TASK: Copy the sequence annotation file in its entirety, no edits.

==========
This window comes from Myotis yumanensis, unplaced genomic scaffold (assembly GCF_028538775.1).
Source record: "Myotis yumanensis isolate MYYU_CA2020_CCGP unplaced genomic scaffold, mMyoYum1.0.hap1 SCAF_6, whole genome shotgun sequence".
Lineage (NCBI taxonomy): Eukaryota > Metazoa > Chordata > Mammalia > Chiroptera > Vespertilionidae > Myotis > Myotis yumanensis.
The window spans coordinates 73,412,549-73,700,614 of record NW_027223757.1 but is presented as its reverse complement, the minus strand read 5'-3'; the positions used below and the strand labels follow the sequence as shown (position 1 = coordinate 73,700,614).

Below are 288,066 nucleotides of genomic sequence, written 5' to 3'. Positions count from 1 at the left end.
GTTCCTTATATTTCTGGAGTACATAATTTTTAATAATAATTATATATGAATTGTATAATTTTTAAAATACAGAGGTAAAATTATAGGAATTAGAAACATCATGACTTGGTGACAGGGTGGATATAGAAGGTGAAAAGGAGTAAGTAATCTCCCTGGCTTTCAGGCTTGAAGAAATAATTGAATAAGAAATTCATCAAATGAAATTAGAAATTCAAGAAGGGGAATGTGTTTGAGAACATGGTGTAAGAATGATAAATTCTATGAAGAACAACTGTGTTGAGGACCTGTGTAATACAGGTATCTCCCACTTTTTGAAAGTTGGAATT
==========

This window comes from Myotis yumanensis, unplaced genomic scaffold (assembly GCF_028538775.1).
Source record: "Myotis yumanensis isolate MYYU_CA2020_CCGP unplaced genomic scaffold, mMyoYum1.0.hap1 SCAF_6, whole genome shotgun sequence".
Lineage (NCBI taxonomy): Eukaryota > Metazoa > Chordata > Mammalia > Chiroptera > Vespertilionidae > Myotis > Myotis yumanensis.
The window spans coordinates 73,412,549-73,700,614 of record NW_027223757.1 but is presented as its reverse complement, the minus strand read 5'-3'; the positions used below and the strand labels follow the sequence as shown (position 1 = coordinate 73,700,614).

Below are 288,066 nucleotides of genomic sequence, written 5' to 3'. Positions count from 1 at the left end.
GTTCCTTATATTTCTGGAGTACATAATTTTTAATAATAATTATATATGAATTGTATAATTTTTAAAATACAGAGGTAAAATTATAGGAATTAGAAACATCATGACTTGGTGACAGGGTGGATATAGAAGGTGAAAAGGAGTAAGTAATCTCCCTGGCTTTCAGGCTTGAAGAAATAATTGAATAAGAAATTCATCAAATGAAATTAGAAATTCAAGAAGGGGAATGTGTTTGAGAACATGGTGTAAGAATGATAAATTCTATGAAGAACAACTGTGTTGAGGACCTGTGTAATACAGGTATCTCCCACTTTTTGAAAGTTGGAATT